Global Warming Threat to Coral Reefs: Can Some Species Adapt?
ScienceDaily 10 Mar 12;

Coral reefs are among the ecosystems most severely threatened by global warming, but hopeful new evidence has emerged that some coral species may be able to adapt to warmer oceans.

In a study published in the journal PLoS One, an international team of researchers reports that coral populations which unexpectedly survived a massive bleaching event in 2010 in South-East Asian waters had previously experienced severe bleaching during an event in 1998.

The team analysed what happened at three sites during the 2010 event and found that in Indonesia, corals responded to higher sea temperatures in a typical way, with fast-growing branching species -- such as staghorn corals -- suffering severe die-offs. But at sites monitored in Singapore and Malaysia, the usual trend was reversed: normally susceptible colonies of fast-growing Acropora corals appeared healthy and fully pigmented, while most colonies of massive coral were severely bleached.

"Mass coral-bleaching events, caused by a breakdown in the relationship between the coral animals and their symbiotic algae, are strongly correlated with unusually high sea temperatures and have led to widespread reef degradation in recent decades," notes lead author Dr James Guest, currently a joint research fellow at the UNSW Centre for Marine Bio-innovation and the Advanced Environmental Biotechnology Centre at Singapore's Nanyang Technological University.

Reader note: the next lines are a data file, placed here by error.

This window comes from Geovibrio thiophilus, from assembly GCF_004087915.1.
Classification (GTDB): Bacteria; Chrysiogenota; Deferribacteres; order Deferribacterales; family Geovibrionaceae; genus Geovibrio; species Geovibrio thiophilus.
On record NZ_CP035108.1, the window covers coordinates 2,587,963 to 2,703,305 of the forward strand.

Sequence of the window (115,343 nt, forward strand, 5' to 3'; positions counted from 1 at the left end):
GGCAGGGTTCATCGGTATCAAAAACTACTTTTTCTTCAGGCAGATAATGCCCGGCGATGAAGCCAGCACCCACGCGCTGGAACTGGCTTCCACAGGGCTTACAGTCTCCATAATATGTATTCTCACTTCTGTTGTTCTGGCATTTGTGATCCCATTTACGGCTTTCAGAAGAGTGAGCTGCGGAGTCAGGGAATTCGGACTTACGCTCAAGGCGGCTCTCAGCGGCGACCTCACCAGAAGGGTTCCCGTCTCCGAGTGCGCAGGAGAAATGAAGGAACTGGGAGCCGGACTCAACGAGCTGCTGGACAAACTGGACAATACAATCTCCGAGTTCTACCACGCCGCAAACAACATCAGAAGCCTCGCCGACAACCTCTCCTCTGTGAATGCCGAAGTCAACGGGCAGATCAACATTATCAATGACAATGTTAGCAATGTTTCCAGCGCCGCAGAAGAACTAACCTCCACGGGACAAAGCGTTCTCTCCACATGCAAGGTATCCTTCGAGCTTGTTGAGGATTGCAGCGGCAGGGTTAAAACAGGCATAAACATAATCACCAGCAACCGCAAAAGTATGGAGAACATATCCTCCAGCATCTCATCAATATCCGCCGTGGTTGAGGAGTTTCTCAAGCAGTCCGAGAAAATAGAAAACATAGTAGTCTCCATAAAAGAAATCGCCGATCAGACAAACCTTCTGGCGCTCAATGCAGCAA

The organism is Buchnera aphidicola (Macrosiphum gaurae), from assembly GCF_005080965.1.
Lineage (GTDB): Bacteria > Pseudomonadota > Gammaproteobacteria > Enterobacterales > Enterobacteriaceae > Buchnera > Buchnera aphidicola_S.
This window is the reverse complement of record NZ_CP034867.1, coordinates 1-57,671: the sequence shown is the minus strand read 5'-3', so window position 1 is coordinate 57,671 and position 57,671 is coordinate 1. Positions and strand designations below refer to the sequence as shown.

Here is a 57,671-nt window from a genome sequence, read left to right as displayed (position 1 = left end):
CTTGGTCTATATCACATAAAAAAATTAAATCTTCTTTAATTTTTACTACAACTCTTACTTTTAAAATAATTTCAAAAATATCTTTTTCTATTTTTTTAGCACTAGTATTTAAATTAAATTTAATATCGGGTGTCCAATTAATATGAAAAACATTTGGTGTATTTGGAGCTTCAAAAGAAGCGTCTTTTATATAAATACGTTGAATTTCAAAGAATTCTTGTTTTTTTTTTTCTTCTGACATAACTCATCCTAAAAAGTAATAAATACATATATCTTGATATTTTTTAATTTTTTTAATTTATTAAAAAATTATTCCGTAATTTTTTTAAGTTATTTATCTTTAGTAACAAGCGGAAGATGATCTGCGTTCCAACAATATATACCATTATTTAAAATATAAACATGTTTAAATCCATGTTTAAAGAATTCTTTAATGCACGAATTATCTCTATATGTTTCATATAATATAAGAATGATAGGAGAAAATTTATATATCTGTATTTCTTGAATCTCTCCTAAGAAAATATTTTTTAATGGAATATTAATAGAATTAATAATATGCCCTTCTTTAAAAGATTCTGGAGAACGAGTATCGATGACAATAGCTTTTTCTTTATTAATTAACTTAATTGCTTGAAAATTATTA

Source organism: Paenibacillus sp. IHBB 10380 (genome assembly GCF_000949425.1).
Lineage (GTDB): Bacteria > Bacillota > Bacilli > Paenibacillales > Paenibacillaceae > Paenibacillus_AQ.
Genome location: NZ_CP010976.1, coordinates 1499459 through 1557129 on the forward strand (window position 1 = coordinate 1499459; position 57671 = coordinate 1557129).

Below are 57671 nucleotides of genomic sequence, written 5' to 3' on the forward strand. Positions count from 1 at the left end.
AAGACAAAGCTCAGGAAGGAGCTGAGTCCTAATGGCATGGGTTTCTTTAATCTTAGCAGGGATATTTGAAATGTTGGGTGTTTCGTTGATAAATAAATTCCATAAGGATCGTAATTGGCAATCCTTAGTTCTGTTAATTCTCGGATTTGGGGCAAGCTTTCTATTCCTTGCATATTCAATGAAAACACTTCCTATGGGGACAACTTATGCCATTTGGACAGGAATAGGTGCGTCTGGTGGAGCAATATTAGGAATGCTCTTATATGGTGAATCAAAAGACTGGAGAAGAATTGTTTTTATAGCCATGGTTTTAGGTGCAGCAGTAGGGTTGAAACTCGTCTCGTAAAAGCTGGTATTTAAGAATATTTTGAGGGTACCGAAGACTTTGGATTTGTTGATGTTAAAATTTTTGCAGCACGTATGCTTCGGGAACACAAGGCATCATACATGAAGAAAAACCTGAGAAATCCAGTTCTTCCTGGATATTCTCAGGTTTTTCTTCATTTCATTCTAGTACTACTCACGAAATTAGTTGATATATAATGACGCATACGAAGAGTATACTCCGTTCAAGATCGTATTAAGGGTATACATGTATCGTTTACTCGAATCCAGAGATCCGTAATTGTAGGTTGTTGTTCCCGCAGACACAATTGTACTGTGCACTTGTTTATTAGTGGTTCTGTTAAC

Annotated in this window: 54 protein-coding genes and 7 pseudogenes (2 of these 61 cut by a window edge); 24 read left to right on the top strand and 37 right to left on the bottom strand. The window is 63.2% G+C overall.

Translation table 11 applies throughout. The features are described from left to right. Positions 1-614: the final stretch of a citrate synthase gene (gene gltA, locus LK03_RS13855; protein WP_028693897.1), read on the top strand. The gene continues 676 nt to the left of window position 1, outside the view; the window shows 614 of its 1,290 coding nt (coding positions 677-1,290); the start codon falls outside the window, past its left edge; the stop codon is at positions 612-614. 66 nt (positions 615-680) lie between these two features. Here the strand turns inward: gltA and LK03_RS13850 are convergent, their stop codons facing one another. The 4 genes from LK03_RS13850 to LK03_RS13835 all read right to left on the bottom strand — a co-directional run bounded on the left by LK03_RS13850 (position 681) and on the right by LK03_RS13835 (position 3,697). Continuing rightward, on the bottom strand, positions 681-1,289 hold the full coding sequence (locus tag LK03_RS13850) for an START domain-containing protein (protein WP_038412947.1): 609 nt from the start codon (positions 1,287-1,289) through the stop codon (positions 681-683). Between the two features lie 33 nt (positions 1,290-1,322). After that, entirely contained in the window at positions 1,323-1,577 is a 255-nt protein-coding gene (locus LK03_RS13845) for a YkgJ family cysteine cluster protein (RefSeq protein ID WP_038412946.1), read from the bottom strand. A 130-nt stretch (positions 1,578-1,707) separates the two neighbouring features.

"The severity of these events varies considerably but until now we've seen one consistent trend: certain types of coral tend to be more resistant to bleaching than others. This has led to the prediction that hardier, slow-growing massive species will replace less hardy, fast-growing branching species on reefs in the future.

"But during the 2010 event the normal hierarchy of species susceptibility was reversed in some places. Corals at our Indonesian study site in Pulau Weh, Sumatra, followed the usual pattern, with around 90% of colonies of fast-growing species dying. But the pattern was the opposite at study sites in Singapore and Malaysia, even though sea-temperature data showed that the magnitude of thermal stress was similar at all sites.

"This suggests that the thermal history of these sites may have played an important role in determining the bleaching severity in 2010."

Journal Reference:

James R. Guest, Andrew H. Baird, Jeffrey A. Maynard, Efin Muttaqin, Alasdair J. Edwards, Stuart J. Campbell, Katie Yewdall, Yang Amri Affendi, Loke Ming Chou. Contrasting Patterns of Coral Bleaching Susceptibility in 2010 Suggest an Adaptive Response to Thermal Stress. PLoS ONE, 2012; 7 (3): e33353 DOI: 10.1371/journal.pone.0033353